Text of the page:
Sent to me by a reader, this article poses some interesting questions with the main one being where will continued funds come from for these expensive tests? The author, Mike Rose, has bought the idea that Common core contains ‘rich, complex thinking’, but aside from that buy in take a look at what he says about testing.
Excerpt with emphasis added:
“there is a lot of faith being put into the development of assessments for Common Core, but the fact is that we don’t have the testing technology that can validly measure many of the kinds of rich, complex thinking that is at the heart of Common Core. It is very much an open question as to whether or not we can develop such tests—at least in the ways that would mesh with high-stakes, broad-scale accountability. One illustration of my concern is the brief writing sample that is part of the current assessment plan. The sample will be scored by a computer, based on certain semantic and syntactic features in the writing. It’s doubtful that this approach gets to “deep learning” rather than simply providing a count of the features a computer can detect. Then there is the issue of funding. The initial money for Common Core came from philanthropies and in various ways through Race to the Top. It will not last, so where will the resources come from to maintain Common Core? Policy makers hope that the market will take over as publishing and testing companies assume the expense and risk of full-scale implementation. But markets easily put profits over educational interests, and that basic truth has generated some of the deepest suspicions about Common Core. There is big money to be made if you have most states adopting one accountability system rather than state-by-state systems. We live in a capitalist economy, so the publishing and testing industries are simply a part of mass education, and have been for some time. But critics point to the scale of the Common Core enterprise; the monopoly that a few megacorporations will have on curricular materials and assessment; the fact that some of the philanthropies that contributed to Common Core are connected to high-tech companies that could also profit; and the recent appointment of the chief architect of Common Core, David Coleman, to the head of the College Board with plans of revising the SAT to reflect the standards he created. If Occupy Wall Street activists set out to write a screenplay about all this, they couldn’t be handed better material”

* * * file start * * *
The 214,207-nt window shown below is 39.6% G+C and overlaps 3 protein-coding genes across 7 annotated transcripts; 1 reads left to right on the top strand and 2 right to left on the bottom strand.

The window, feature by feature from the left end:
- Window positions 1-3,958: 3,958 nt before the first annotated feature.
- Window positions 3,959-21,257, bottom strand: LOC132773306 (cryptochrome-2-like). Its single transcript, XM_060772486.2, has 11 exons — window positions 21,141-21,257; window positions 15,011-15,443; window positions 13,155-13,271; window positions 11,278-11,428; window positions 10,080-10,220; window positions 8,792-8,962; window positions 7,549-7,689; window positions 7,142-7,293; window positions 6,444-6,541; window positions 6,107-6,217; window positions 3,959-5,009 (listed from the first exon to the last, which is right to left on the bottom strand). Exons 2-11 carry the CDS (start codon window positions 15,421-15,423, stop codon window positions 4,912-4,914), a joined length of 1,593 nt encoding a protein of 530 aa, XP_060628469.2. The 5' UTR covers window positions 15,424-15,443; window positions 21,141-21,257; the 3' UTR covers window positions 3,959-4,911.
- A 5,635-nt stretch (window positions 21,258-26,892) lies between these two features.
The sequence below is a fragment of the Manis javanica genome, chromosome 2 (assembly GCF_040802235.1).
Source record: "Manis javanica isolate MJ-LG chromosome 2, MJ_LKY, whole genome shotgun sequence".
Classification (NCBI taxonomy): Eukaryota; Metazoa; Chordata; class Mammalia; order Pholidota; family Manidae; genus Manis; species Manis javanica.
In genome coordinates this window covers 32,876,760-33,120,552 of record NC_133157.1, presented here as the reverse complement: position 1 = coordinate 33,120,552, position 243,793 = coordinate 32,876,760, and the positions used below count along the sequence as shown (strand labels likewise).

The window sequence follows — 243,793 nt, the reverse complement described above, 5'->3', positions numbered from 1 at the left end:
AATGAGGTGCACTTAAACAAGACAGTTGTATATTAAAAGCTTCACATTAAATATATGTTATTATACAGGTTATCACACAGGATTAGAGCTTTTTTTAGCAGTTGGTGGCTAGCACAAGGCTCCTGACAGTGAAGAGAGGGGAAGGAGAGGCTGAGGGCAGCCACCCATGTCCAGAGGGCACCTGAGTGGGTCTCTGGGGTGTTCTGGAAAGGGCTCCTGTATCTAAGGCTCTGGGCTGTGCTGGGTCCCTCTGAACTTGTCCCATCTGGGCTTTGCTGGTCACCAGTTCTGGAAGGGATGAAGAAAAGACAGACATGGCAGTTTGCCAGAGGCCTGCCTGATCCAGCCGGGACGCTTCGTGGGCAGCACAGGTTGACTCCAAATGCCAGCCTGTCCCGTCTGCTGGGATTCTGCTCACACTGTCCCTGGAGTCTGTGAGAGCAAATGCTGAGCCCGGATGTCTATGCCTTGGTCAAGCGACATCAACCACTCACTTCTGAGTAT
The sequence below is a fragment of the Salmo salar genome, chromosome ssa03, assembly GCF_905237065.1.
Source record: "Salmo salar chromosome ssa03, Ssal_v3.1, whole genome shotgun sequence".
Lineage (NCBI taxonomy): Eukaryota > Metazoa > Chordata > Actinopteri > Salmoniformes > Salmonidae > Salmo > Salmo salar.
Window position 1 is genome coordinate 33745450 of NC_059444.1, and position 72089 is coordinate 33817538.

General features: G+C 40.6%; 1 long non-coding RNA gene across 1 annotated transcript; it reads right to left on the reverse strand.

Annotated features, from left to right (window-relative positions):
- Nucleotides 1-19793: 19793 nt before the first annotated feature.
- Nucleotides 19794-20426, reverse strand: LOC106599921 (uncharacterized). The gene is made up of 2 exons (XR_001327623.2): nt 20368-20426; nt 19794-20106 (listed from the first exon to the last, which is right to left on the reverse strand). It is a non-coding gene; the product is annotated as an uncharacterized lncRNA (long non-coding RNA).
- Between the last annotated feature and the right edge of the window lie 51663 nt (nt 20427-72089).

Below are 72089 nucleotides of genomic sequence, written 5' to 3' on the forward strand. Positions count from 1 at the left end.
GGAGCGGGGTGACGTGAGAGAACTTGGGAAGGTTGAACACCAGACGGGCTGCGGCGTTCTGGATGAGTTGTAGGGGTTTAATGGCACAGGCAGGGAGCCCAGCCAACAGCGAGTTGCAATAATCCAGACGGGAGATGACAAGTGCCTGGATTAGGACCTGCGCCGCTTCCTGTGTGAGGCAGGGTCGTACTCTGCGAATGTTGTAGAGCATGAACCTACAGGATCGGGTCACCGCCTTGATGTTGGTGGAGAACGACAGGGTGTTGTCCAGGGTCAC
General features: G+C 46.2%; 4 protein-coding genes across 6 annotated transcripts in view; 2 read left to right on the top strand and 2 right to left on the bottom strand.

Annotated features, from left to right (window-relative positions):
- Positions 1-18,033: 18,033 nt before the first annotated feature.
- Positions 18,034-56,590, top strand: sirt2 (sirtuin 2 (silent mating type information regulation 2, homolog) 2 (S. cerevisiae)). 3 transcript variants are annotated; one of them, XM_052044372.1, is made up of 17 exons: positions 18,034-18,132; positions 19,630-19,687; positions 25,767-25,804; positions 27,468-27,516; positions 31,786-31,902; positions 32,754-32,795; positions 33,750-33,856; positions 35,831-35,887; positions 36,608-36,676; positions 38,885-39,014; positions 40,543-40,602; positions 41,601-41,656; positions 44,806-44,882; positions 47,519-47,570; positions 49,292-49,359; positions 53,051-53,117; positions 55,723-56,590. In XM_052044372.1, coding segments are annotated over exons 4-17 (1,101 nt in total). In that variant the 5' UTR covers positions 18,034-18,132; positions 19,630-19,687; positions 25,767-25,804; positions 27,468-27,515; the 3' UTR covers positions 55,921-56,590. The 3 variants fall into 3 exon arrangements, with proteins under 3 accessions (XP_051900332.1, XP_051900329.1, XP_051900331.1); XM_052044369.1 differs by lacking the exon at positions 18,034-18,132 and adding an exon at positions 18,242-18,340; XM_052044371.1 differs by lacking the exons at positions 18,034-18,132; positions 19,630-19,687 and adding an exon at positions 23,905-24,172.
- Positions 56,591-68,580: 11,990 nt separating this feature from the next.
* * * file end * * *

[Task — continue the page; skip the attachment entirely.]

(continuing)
Now, read here about the Common Core Testing Cabal who doth protest too much.